The cover of this week’s Time Magazine is, no doubt about it, genuinely a shocker, showing as it does a lovely young Afghan woman. Lovely that is, but for the yawning orifice in the middle of her face where her nose should be. As the text explains,young Aisha had run away from husband and abusive in-laws. Caught, the local Taliban commander ordered her to be punished. Her brother-in-law held her down while her husband took a knife and first cut off her ears and then her nose as she writhed and screamed before her village folk. According to Time’s Managing Editor Richard Stengel, Aisha is now in a secret place, cared for by NGO Women for Afghanistan. Shortly she will be flown to the States for restorative surgery at the Grossman Burn Foundation.
What is most interesting and truly quite disturbing is that the media to date seems to have completely overlooked this story. Well, not totally. The NYTimes’ Alessandra Stanley leads her review today of Christiane Amanpour’s first appearance as the new host of ABC’s Sunday morning news program by describing her nailing Speaker of the House Nancy Pelosi by brandishing that copy of Time in front of her face. Ms. Pelosi recoiled and looked away in visible shock, as Ms. Amanpour asked her,”Is America going to abandon the women of Afghanistan?” Granted that was challengening question, but no more than that posed by the cover line on that issue of Time: “What Happens If We Leave Afghanistan?”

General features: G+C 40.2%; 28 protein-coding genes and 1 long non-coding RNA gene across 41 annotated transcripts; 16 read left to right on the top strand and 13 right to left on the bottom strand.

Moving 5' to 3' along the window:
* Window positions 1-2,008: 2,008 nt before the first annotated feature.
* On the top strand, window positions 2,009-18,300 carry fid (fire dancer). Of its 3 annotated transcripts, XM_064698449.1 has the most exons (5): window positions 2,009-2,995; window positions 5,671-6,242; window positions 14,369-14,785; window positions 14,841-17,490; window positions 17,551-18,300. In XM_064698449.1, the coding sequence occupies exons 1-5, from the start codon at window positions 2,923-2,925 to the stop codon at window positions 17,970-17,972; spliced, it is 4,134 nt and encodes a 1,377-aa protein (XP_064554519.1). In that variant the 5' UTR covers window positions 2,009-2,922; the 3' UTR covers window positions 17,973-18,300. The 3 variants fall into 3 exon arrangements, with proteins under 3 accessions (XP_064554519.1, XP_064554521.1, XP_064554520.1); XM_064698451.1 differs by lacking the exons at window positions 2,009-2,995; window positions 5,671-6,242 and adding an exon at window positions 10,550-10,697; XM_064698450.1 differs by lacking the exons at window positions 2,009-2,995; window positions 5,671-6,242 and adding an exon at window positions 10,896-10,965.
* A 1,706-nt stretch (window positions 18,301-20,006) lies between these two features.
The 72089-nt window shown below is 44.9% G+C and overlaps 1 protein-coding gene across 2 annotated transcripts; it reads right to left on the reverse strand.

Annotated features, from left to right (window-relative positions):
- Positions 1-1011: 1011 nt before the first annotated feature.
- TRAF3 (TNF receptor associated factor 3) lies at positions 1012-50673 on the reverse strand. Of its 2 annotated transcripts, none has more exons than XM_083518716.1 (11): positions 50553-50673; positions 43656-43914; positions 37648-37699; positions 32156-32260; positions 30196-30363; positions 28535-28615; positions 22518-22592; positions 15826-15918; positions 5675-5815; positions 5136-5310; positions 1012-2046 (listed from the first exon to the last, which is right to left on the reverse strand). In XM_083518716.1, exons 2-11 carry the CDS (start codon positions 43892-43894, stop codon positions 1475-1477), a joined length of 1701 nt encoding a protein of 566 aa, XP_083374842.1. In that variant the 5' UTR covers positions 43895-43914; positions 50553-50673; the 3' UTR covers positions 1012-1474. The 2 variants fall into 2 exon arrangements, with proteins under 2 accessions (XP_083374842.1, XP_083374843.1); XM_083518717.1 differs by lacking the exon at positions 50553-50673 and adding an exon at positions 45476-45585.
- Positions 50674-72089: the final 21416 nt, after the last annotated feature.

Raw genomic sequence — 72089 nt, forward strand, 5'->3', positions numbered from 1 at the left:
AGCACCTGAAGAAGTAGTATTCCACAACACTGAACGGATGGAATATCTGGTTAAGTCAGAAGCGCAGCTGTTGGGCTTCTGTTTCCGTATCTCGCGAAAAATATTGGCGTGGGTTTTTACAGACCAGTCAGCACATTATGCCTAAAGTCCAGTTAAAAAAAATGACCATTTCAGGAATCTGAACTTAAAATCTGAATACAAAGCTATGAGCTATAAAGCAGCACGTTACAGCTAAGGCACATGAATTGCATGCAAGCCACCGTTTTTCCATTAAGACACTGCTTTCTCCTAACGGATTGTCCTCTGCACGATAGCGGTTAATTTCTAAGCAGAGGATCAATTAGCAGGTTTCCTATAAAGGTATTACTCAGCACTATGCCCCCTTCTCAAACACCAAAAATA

On the other hand, The Washington Post’s Tom Shales devoted his review of Ms. Amanpour’s program to roundly criticizing both her and content of her program. The head on the story read: “The Superstar Who Did Not Shine on ‘This Week,” but nary a word on the exchange about Time Magazine although Shales did indulge in gratuitous digs in the course of his review, referring to Ms. Amanpour as “a globe-trotting Fancy-Pants.” There was no comment from the Wall Street Journal.
Obviously, the question Time raises on its cover today raises considerable questions of its own, but surely the mutilated visage of a young woman on a national publication surely merits more than virtual silence.
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